Place of Birth:
New York, NY
Fieldston High School (Bronx, NY) / Amherst College / Phd in Literature from UC Santa Cruz
Why did you choose to come to Amherst?
Because it was such a wonderful school. The slightly less good reason is that there was a picture in the brochure of a snowy blue twilight, one golden-lit window in a dorm, with a young woman reading in the golden light, and I thought, romantically, "That could be me!" (And it was.)
Most memorable or most influential class at Amherst:
I took so many great classes with so many brilliant, patient, inspiring professors. But when I think about, say, my WAGS 11 class, I think: that's when I became a feminist! I remember tearing through the monolith in a thrilled fever, reading Audre Lorde and Gayle Rubin and Eve Sedgwick and feeling everything about the world simultaneously click into place and blow wide open.
Most memorable or most influential professor:
Judith Frank taught my Fiction 1 class the spring of my senior year, and she taught me so much about writing and reading, and about being a creative and responsible writer, reader, and, well, person.
Kids, parents, teenagers, food, cooking, love, loss, gender, eating, death, sex, politics, books, babies, snakes, foraging, relationships, crafts, holidays, travel, and fortune telling. Among others!
Awards and Prizes:
The Elizabeth Bruss prize at Amherst College. Does a PhD count as a prize? I got one of those! Also a James Beard "Magazine of the Year" award for ChopChop, which is the nonprofit kids' cooking magazine I write and edit.
I would say Adrienne Rich The Dream of a Common Language, the same way I would say that Joni Mitchell's Blue is my favorite album: there is probably no book (or album) I've returned to as regularly or as gladly in the last three decades. That said, the best books I've read in the last year are the memoir Between the World and Me by Ta-Nehisi Coates and the novel All My Puny Sorrows by Miriam Toews. I am an insomniac with a headlamp, so I read A LOT.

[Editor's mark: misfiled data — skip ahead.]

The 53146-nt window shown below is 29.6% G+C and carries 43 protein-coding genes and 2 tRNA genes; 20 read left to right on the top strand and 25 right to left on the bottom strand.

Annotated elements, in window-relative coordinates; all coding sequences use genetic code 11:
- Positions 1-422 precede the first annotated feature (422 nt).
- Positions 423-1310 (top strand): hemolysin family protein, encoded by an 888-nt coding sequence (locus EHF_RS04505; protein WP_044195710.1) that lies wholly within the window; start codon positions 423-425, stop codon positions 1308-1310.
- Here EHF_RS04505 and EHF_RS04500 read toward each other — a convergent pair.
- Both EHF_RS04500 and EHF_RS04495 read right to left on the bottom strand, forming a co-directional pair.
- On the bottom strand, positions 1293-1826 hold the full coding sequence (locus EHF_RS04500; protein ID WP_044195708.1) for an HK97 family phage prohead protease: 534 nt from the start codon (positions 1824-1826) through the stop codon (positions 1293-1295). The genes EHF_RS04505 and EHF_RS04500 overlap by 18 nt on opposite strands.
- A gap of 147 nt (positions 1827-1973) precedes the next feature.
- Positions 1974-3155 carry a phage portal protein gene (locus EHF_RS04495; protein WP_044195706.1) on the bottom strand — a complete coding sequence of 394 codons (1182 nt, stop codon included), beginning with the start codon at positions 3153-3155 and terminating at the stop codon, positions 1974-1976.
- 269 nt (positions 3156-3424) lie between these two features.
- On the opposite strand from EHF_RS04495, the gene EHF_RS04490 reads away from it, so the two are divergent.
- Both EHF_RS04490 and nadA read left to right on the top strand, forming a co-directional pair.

I can't even.
Tips for aspiring writers?
Oh, you know, read a lot! Set small writing goals. I wrote my middle-grade novel from the incredibly modest goal of writing 500 words of it a week! Sometimes I wrote more, but sometimes I just wrote that amount, and in a year, it was done. Scan yourself for honesty as you're writing: if something is not quite true, see if you can make it truer.
Tell us a bit about your path to becoming an author:
As soon as I learned how to write, in first grade, I filled journal after journal--those weird ones with the leathery-brown paper covers and the black spines--with stories about animate gumballs getting lost at Macy's, meatball machines in outer space, etc. I was that kind of kid. I was an English major at Amherst. Ann Hallock ('89) hired me to write for FamilyFun magazine in 1991: an article about bird houses! And I've been publishing ever since, with also a very long detour through getting a PhD. Now I write a lot for magazines still, as well as the memoirs, Waiting for Birdy and the new one, Catastrophic Happiness, and a middle-grade novel coming out with Random House in 2017.